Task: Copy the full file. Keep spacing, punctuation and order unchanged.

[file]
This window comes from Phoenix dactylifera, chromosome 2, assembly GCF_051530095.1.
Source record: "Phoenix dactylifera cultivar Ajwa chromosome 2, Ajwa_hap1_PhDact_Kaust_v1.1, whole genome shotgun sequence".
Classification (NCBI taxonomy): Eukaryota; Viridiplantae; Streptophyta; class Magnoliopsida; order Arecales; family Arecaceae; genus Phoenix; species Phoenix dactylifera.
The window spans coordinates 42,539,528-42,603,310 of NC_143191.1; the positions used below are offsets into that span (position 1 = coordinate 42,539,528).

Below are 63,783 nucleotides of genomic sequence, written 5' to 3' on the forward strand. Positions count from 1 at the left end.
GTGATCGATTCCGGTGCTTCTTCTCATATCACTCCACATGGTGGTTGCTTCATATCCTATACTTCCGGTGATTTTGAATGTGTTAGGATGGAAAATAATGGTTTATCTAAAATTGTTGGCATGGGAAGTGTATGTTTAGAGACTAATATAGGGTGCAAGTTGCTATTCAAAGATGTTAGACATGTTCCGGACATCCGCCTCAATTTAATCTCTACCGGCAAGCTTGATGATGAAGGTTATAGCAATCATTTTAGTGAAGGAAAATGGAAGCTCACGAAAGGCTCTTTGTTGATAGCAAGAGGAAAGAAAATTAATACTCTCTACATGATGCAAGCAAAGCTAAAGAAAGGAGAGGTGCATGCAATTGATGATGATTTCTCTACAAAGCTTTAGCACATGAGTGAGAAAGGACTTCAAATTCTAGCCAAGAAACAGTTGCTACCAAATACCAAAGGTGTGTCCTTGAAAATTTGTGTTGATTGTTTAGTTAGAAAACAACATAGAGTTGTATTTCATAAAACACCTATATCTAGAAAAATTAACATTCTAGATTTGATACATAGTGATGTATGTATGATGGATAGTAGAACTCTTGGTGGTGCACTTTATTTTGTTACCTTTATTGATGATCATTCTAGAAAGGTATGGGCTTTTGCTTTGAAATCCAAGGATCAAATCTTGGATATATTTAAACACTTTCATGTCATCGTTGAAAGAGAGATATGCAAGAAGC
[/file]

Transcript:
This window comes from Phoenix dactylifera, chromosome 2, assembly GCF_051530095.1.
Source record: "Phoenix dactylifera cultivar Ajwa chromosome 2, Ajwa_hap1_PhDact_Kaust_v1.1, whole genome shotgun sequence".
Classification (NCBI taxonomy): Eukaryota; Viridiplantae; Streptophyta; class Magnoliopsida; order Arecales; family Arecaceae; genus Phoenix; species Phoenix dactylifera.
The window spans coordinates 42,539,528-42,603,310 of NC_143191.1; the positions used below are offsets into that span (position 1 = coordinate 42,539,528).

Below are 63,783 nucleotides of genomic sequence, written 5' to 3' on the forward strand. Positions count from 1 at the left end.
GTGATCGATTCCGGTGCTTCTTCTCATATCACTCCACATGGTGGTTGCTTCATATCCTATACTTCCGGTGATTTTGAATGTGTTAGGATGGAAAATAATGGTTTATCTAAAATTGTTGGCATGGGAAGTGTATGTTTAGAGACTAATATAGGGTGCAAGTTGCTATTCAAAGATGTTAGACATGTTCCGGACATCCGCCTCAATTTAATCTCTACCGGCAAGCTTGATGATGAAGGTTATAGCAATCATTTTAGTGAAGGAAAATGGAAGCTCACGAAAGGCTCTTTGTTGATAGCAAGAGGAAAGAAAATTAATACTCTCTACATGATGCAAGCAAAGCTAAAGAAAGGAGAGGTGCATGCAATTGATGATGATTTCTCTACAAAGCTTTAGCACATGAGTGAGAAAGGACTTCAAATTCTAGCCAAGAAACAGTTGCTACCAAATACCAAAGGTGTGTCCTTGAAAATTTGTGTTGATTGTTTAGTTAGAAAACAACATAGAGTTGTATTTCATAAAACACCTATATCTAGAAAAATTAACATTCTAGATTTGATACATAGTGATGTATGTATGATGGATAGTAGAACTCTTGGTGGTGCACTTTATTTTGTTACCTTTATTGATGATCATTCTAGAAAGGTATGGGCTTTTGCTTTGAAATCCAAGGATCAAATCTTGGATATATTTAAACACTTTCATGTCATCGTTGAAAGAGAGATATGCAAGAAGC